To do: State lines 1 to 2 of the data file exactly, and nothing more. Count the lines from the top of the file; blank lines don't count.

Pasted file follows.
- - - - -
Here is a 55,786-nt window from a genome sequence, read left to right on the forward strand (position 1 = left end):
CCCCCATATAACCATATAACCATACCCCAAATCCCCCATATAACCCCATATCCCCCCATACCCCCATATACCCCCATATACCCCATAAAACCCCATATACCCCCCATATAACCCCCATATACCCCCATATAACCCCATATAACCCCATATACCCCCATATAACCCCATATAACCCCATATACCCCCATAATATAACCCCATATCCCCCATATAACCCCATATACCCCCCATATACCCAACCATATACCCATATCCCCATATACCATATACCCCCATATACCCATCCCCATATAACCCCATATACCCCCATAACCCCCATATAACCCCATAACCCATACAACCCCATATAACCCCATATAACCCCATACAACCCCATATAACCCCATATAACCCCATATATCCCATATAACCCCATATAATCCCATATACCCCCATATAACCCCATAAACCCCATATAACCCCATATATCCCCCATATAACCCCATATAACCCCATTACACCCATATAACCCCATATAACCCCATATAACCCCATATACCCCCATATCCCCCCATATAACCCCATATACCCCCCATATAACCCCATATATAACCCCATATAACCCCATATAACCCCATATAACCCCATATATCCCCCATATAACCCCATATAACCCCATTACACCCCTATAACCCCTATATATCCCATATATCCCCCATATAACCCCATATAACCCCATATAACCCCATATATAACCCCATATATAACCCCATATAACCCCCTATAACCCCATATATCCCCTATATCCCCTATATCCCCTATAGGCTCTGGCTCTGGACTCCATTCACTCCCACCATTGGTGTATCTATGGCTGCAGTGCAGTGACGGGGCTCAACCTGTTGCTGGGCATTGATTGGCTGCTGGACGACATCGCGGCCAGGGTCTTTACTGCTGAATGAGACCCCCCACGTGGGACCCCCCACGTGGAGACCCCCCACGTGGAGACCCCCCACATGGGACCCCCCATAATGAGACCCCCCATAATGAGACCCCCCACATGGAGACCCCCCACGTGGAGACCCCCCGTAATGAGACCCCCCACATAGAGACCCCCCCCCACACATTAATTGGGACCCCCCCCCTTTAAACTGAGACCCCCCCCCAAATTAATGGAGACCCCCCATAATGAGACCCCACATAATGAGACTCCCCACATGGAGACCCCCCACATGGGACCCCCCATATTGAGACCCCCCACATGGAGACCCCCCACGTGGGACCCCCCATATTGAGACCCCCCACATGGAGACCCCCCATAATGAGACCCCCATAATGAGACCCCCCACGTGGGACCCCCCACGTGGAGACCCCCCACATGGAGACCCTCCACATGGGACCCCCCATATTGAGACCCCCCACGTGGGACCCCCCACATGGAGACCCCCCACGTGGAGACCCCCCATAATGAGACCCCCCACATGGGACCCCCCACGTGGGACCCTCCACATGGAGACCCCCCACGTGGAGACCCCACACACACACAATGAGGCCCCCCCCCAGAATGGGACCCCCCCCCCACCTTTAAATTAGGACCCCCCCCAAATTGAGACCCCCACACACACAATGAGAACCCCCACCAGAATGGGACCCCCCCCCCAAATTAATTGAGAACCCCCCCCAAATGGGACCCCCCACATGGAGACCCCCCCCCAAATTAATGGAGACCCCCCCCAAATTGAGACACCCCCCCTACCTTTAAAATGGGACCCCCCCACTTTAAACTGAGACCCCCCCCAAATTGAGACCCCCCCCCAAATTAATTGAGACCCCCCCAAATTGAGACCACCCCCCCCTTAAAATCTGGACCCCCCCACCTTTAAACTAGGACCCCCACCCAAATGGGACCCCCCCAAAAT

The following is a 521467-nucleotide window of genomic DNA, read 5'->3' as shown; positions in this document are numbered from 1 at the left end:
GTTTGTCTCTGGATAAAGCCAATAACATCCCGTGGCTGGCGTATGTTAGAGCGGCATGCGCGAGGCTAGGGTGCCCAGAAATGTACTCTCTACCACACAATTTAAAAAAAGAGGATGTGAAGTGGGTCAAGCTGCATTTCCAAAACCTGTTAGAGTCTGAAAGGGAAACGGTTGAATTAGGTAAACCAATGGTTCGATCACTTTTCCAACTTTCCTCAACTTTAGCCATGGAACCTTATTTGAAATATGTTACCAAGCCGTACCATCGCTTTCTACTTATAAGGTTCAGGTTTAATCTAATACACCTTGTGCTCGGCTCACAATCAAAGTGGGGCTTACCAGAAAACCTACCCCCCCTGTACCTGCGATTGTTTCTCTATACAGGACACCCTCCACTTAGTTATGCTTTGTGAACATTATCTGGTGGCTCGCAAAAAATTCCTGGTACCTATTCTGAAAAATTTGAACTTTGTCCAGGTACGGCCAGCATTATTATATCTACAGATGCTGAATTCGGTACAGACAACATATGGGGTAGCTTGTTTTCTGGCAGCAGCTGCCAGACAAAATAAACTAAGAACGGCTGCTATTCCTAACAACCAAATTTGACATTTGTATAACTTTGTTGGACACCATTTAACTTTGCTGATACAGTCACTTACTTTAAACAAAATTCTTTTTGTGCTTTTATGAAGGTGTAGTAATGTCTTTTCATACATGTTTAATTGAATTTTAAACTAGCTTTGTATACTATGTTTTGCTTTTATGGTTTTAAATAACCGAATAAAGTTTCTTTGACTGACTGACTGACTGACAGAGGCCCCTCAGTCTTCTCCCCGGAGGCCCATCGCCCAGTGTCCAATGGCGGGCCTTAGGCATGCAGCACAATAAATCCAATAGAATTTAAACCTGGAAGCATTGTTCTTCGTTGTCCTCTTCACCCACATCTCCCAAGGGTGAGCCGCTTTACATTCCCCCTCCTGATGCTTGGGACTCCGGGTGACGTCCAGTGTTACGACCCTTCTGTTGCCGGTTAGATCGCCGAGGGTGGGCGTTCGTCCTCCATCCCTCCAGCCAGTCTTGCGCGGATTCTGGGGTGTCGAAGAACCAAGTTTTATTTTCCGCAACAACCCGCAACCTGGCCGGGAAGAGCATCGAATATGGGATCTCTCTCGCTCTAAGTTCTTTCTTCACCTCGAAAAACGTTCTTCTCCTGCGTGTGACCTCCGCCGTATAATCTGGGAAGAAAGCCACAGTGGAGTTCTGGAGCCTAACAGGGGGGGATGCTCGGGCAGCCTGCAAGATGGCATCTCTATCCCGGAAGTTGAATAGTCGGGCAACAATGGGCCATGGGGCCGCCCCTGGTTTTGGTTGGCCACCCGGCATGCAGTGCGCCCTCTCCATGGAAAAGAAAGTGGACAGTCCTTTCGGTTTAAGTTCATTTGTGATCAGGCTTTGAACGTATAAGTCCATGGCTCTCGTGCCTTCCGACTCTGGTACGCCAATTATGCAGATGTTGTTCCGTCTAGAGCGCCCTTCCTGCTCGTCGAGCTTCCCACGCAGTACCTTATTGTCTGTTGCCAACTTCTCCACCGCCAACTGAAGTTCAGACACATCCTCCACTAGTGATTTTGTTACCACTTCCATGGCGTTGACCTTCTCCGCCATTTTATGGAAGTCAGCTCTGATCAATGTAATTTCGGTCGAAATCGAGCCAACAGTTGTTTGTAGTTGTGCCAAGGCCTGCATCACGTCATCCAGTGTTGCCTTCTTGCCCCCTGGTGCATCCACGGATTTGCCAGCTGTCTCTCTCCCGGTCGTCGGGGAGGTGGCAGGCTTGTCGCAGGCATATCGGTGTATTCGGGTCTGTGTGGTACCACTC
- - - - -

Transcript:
Here is a 55,786-nt window from a genome sequence, read left to right on the forward strand (position 1 = left end):
CCCCCATATAACCATATAACCATACCCCAAATCCCCCATATAACCCCATATCCCCCCATACCCCCATATACCCCCATATACCCCATAAAACCCCATATACCCCCCATATAACCCCCATATACCCCCATATAACCCCATATAACCCCATATACCCCCATATAACCCCATATAACCCCATATACCCCCATAATATAACCCCATATCCCCCATATAACCCCATATACCCCCCATATACCCAACCATATACCCATATCCCCATATACCATATACCCCCATATACCCATCCCCATATAACCCCATATACCCCCATAACCCCCATATAACCCCATAACCCATACAACCCCATATAACCCCATATAACCCCATACAACCCCATATAACCCCATATAACCCCATATATCCCATATAACCCCATATAATCCCATATACCCCCATATAACCCCATAAACCCCATATAACCCCATATATCCCCCATATAACCCCATATAACCCCATTACACCCATATAACCCCATATAACCCCATATAACCCCATATACCCCCATATCCCCCCATATAACCCCATATACCCCCCATATAACCCCATATATAACCCCATATAACCCCATATAACCCCATATAACCCCATATATCCCCCATATAACCCCATATAACCCCATTACACCCCTATAACCCCTATATATCCCATATATCCCCCATATAACCCCATATAACCCCATATAACCCCATATATAACCCCATATATAACCCCATATAACCCCCTATAACCCCATATATCCCCTATATCCCCTATATCCCCTATAGGCTCTGGCTCTGGACTCCATTCACTCCCACCATTGGTGTATCTATGGCTGCAGTGCAGTGACGGGGCTCAACCTGTTGCTGGGCATTGATTGGCTGCTGGACGACATCGCGGCCAGGGTCTTTACTGCTGAATGAGACCCCCCACGTGGGACCCCCCACGTGGAGACCCCCCACGTGGAGACCCCCCACATGGGACCCCCCATAATGAGACCCCCCATAATGAGACCCCCCACATGGAGACCCCCCACGTGGAGACCCCCCGTAATGAGACCCCCCACATAGAGACCCCCCCCCACACATTAATTGGGACCCCCCCCCTTTAAACTGAGACCCCCCCCCAAATTAATGGAGACCCCCCATAATGAGACCCCACATAATGAGACTCCCCACATGGAGACCCCCCACATGGGACCCCCCATATTGAGACCCCCCACATGGAGACCCCCCACGTGGGACCCCCCATATTGAGACCCCCCACATGGAGACCCCCCATAATGAGACCCCCATAATGAGACCCCCCACGTGGGACCCCCCACGTGGAGACCCCCCACATGGAGACCCTCCACATGGGACCCCCCATATTGAGACCCCCCACGTGGGACCCCCCACATGGAGACCCCCCACGTGGAGACCCCCCATAATGAGACCCCCCACATGGGACCCCCCACGTGGGACCCTCCACATGGAGACCCCCCACGTGGAGACCCCACACACACACAATGAGGCCCCCCCCCAGAATGGGACCCCCCCCCCACCTTTAAATTAGGACCCCCCCCAAATTGAGACCCCCACACACACAATGAGAACCCCCACCAGAATGGGACCCCCCCCCCAAATTAATTGAGAACCCCCCCCAAATGGGACCCCCCACATGGAGACCCCCCCCCAAATTAATGGAGACCCCCCCCAAATTGAGACACCCCCCCTACCTTTAAAATGGGACCCCCCCACTTTAAACTGAGACCCCCCCCAAATTGAGACCCCCCCCCAAATTAATTGAGACCCCCCCAAATTGAGACCACCCCCCCCTTAAAATCTGGACCCCCCCACCTTTAAACTAGGACCCCCACCCAAATGGGACCCCCCCAAAAT